While clarifying that patients paying physicians directly for medical care through a periodic fee agreement is a qualified medical expense defined by 213(d), the IRS also needs to state that such direct patient-physician relationships are neither a “plan” nor “coverage.”  Twenty-five states already recognize that DPC arrangements are not a type of insurance, and it is time for the IRS to align to this policy as well. Failing to do so will likely continue to block consumer use of HRAs for DPC as well as perpetuate the inability of HSA account holders to either use their HSA funds for DPC or contribute to their HSA while paying for care through a DPC arrangement.

In the recent “Reforming America’s Healthcare System Through Choice and Competition” report, resulting from Executive Order 13813, the administration recognizes that middlemen in between patients and their physicians, “has contributed to a system that produces high costs with uneven quality.” To help reconnect patients more directly with those caring for them, the report urges federal agencies to, “administratively expand consumers’ abilities to benefit from HSAs” and HRAs.  In addition, the report specifically recommends, “enabling consumers with HSAs to enter into provider-consumer fixed-fee arrangements, including direct primary-care arrangements.”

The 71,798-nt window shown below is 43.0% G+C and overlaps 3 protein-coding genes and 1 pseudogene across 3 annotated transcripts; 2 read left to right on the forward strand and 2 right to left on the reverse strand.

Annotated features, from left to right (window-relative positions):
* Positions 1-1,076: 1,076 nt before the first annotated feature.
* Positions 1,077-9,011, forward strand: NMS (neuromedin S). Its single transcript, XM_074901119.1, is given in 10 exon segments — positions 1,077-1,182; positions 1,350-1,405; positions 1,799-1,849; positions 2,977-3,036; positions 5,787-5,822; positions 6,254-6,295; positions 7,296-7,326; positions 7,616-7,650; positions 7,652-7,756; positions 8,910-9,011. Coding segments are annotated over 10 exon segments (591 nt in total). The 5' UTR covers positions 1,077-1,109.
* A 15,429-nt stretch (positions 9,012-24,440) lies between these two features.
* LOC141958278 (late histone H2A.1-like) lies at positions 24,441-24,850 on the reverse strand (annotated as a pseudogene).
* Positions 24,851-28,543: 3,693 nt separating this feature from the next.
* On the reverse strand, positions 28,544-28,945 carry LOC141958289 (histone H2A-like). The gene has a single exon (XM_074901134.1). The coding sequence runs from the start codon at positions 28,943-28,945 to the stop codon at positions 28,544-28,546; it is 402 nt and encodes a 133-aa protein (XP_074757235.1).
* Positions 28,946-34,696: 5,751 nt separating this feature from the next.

We urge the IRS, and other agencies involved in finalizing the proposed rule, to prioritize the above needed corrections to the HRA proposal, in order to comply with the Administration’s directives and confer greater benefit on patients.

Maximal Flexibility for Employee Use of HRAs for Alternative Coverage like STLDI, AHPs, and Healthcare Sharing Plans.

We would also like to take this opportunity to address another aspect of the proposal. The Departments request comments “on whether HSA integration with Short Term Limited Duration Insurance (STLDI) should be permitted, including whether integration should be permitted with any other type of coverage,” besides ACA qualified plans on the individual market.

AAPS urges the Departments to extend maximal flexibility to employees using HRA funds for medical care or alternative types of coverage.  A self-stated goal of the rule is “to provide more Americans with additional options to obtain quality, affordable healthcare.”

Currently, the options available on ACA exchanges are more often than not, high-cost and greatly restrict patient options for where they get their care. HHS reported in May of last year, “average health insurance premiums doubled since 2013.” Meanwhile, “nearly three-quarters, or 72% of health plans in the ACA’s exchange market have narrow networks,” according to an Avalere report on 2019 plan offerings reported in Forbes.